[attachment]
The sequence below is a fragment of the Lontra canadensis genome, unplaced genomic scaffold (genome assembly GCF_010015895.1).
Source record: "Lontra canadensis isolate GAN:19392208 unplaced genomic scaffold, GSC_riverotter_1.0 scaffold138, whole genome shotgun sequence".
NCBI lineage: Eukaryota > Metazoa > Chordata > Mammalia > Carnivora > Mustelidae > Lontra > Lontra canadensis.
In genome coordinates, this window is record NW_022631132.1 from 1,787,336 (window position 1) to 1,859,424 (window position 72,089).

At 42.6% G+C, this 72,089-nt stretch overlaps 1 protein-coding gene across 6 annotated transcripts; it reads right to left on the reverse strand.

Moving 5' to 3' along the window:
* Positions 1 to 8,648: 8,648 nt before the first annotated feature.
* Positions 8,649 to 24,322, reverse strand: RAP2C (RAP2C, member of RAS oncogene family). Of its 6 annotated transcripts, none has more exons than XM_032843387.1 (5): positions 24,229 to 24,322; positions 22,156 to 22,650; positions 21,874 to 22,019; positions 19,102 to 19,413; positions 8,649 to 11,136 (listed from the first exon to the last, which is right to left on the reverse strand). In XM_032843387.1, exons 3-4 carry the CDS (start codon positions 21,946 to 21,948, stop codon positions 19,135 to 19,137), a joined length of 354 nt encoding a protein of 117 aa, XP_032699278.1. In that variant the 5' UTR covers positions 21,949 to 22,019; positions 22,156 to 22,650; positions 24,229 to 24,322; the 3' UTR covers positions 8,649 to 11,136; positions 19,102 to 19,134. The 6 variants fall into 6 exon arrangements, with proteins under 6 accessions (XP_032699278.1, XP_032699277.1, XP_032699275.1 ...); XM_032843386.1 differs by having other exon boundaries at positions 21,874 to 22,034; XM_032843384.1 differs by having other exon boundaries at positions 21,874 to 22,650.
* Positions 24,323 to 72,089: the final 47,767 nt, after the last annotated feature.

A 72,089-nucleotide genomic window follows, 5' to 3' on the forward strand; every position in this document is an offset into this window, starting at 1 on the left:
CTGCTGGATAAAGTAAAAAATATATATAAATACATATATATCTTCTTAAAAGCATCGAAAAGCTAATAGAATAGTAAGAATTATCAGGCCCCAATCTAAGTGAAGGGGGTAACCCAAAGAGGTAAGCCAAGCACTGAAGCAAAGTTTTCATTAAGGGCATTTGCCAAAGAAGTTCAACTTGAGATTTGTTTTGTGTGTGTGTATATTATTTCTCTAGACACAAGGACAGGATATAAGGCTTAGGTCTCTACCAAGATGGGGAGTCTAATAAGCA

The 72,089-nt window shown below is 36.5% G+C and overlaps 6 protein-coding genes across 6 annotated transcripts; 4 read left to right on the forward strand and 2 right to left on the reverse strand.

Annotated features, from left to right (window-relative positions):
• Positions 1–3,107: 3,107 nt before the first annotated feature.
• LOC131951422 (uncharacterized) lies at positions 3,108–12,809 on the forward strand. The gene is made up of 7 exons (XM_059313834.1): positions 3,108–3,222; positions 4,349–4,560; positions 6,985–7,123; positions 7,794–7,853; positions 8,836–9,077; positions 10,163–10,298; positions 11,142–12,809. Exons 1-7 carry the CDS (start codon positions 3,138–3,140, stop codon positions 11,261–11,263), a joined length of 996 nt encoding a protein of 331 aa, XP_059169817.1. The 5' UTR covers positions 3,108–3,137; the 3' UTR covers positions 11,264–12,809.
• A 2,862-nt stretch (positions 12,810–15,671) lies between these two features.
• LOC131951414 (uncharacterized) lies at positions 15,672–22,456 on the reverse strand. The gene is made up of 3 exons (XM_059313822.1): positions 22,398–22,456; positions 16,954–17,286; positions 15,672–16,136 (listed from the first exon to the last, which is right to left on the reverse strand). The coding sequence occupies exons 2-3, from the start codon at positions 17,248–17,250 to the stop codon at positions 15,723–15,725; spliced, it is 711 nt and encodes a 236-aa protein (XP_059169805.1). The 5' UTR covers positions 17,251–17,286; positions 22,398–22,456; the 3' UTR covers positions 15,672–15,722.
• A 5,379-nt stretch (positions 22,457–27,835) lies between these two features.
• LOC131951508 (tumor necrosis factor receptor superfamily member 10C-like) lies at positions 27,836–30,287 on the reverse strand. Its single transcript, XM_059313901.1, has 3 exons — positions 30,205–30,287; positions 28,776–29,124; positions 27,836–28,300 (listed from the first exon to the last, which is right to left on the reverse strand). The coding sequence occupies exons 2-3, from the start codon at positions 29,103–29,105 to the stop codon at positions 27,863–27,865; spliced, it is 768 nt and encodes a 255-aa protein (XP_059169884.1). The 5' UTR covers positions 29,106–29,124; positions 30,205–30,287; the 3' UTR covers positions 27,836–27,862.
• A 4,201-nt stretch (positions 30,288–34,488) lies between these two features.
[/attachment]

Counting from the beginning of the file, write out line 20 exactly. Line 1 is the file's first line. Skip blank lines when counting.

• A 4,201-nt stretch (positions 30,288–34,488) lies between these two features.